)
 
$
(373,642
)
 
$
(85,858
)
 
$
(485,331
)
Net income attributable to noncontrolling interest
(996
)
 
(989
)
 
(2,919
)
 
(2,929
)
Net loss attributable to Intelsat S.A.
(30,412
)
 
(374,631
)
 
(88,777
)
 
(488,260
)
Net loss attributable to common shareholders
(30,412
)
 
(374,631
)
 
(88,777
)
 
(488,260
)
Numerator for Basic EPS - loss available to common shareholders
(30,412
)
 
(374,631
)
 
(88,777
)
 
(488,260
)
Numerator for Diluted EPS
(30,412
)
 
(374,631
)
 
(88,777
)
 
(488,260
)
Denominator:
 
 
 
 
 
 
 
Basic weighted average shares outstanding (in millions)
119.0

 
136.8

 
118.7

 
126.9

Diluted weighted average shares outstanding (in millions)
119.0

 
136.8

 
118.7

 
126.9

Basic net loss per common share attributable to Intelsat S.A.
$
(0.26
)
 
$
(2.74
)
 
$
(0.75
)
 
$
(3.85
)
Diluted net loss per common share attributable to Intelsat S.A.
$
(0.26
)
 
$
(2.74
)
 
$
(0.75
)
 
$
(3.85
)
Due to a net loss for the three and nine months ended September 30, 2017 and 2018, there were no dilutive securities, and therefore, basic and diluted EPS were the same. The weighted average number of shares that could potentially dilute basic EPS in the future was 1.9 million and 4.9 million (consisting of restricted share units and options to purchase common shares) for the three months ended September 30, 2017 and 2018, respectively, and 1.2 million and 4.5 million for the nine months ended September 30, 2017 and 2018, respectively.
In June 2018, Intelsat S.A. completed an offering of $402.5 million aggregate principal amount of its 4.5% Convertible Senior Notes due 2025 (the “2025 Convertible Notes”). The 22.1 million shares underlying the conversion option in the 2025 Convertible Notes are not considered in the dilutive earnings per share calculation, as the Company is in a net loss position and the inclusion would be anti-dilutive. We do not expect to settle the principal amount of the 2025 Convertible Notes in cash, and therefore use the if-converted method for calculating any potential dilutive effect of the conversion on diluted net income per share, if applicable. The 2025 Convertible Notes were not eligible for conversion as of September 30, 2018.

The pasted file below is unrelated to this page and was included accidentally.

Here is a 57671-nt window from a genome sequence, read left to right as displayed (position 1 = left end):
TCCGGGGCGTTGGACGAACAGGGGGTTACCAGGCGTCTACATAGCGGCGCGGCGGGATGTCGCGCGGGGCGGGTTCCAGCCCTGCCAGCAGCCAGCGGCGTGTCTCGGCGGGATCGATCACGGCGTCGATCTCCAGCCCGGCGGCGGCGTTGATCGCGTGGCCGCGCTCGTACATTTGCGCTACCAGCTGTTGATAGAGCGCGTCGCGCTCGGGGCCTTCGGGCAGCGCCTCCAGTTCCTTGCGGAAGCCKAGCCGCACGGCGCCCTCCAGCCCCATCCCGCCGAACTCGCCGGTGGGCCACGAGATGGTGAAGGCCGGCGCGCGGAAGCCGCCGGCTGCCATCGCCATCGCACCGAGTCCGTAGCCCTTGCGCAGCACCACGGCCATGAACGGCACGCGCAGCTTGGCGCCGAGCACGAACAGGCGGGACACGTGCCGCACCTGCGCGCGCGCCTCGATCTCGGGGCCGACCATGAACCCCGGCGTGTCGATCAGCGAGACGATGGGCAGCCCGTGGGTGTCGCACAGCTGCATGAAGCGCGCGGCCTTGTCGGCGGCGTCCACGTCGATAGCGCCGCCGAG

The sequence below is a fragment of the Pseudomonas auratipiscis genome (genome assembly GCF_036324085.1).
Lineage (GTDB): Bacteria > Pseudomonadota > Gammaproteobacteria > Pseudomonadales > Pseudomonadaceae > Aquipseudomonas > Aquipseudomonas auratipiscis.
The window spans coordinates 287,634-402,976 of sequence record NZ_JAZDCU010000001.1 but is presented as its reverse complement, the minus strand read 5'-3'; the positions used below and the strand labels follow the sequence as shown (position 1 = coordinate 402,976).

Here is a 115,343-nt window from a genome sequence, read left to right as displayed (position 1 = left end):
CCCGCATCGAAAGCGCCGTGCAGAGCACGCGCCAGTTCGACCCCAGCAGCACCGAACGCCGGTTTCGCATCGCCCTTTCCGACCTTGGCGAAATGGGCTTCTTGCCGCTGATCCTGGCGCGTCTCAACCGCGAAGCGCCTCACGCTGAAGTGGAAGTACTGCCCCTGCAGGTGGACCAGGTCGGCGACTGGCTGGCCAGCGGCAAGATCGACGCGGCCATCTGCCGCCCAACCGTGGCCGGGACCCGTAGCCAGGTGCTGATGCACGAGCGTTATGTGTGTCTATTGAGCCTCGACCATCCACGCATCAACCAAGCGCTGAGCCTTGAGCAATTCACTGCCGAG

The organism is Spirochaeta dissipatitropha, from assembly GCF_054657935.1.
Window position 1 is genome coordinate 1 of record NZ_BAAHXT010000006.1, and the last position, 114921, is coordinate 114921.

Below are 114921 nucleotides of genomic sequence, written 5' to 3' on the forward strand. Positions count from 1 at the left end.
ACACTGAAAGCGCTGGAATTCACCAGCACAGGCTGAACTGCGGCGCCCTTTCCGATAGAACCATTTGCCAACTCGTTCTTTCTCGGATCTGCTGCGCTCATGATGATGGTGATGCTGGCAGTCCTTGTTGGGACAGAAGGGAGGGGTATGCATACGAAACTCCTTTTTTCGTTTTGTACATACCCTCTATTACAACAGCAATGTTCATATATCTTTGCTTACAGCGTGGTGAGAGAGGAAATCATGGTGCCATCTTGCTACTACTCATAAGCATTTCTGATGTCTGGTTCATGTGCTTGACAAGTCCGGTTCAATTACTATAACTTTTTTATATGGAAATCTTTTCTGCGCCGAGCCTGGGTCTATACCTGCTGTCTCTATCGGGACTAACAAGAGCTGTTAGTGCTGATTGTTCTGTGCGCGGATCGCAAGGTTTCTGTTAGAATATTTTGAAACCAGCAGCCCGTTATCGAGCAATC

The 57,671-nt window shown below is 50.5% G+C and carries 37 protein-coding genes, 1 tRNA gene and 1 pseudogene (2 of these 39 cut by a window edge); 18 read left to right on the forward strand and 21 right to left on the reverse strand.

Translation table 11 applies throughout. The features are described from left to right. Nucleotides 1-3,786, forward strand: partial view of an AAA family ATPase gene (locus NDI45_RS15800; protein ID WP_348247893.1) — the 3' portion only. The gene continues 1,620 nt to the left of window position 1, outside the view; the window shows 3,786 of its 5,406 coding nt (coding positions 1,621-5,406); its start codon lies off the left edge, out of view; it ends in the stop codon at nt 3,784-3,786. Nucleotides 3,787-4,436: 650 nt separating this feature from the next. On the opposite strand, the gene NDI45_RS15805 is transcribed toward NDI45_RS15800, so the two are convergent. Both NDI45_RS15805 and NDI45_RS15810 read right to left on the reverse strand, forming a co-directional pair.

Note 4 Share-Based and Other Compensation Plans
In May 2017, the FASB issued ASU 2017-09, Compensation-Stock Compensation (Topic 718): Scope of Modification Accounting, which is intended to clarify when to account for a change to the terms or conditions of a share-based payment award as a modification. Under ASU 2017-09 modification accounting is required only if the fair value (or calculated intrinsic value, if those amounts are being used to measure the award under ASC 718), the vesting conditions, or the classification of the award changes as a result of the change in terms or conditions. ASU 2017-09 is effective for all entities for annual periods, and interim periods within those annual periods, beginning after December 15, 2017. The adoption of this standard did not have an impact on our condensed consolidated financial statements and associated disclosures. We will continue to evaluate the impact of ASU 2017-09 as any modifications occur.
In April 2013, our board of directors adopted the amended and restated Intelsat Global, Ltd. 2008 Share Incentive Plan (as amended, the “2008 Equity Plan”). Also in April 2013, our board of directors adopted the Intelsat S.A. 2013 Equity Incentive Plan (the “2013 Equity Plan”). No new awards may be granted under the 2008 Equity Plan.
The 2013 Equity Plan provides for a variety of equity based awards, including incentive stock options (within the meaning of Section 422 of the United States Internal Revenue Service Tax Code), restricted shares, restricted share units (“RSUs”), other share-

18

Table of Contents

based awards and performance compensation awards. Effective June 16, 2016, we increased the aggregate number of common shares authorized for issuance under the 2013 Equity Plan to 20.0 million common shares.
For all share-based awards, we recognize the compensation costs over the vesting period during which the employee provides service in exchange for the award. During the nine months ended September 30, 2017 and 2018, we recorded compensation expense of $13.8 million and $4.6 million, respectively.
Time-based RSUs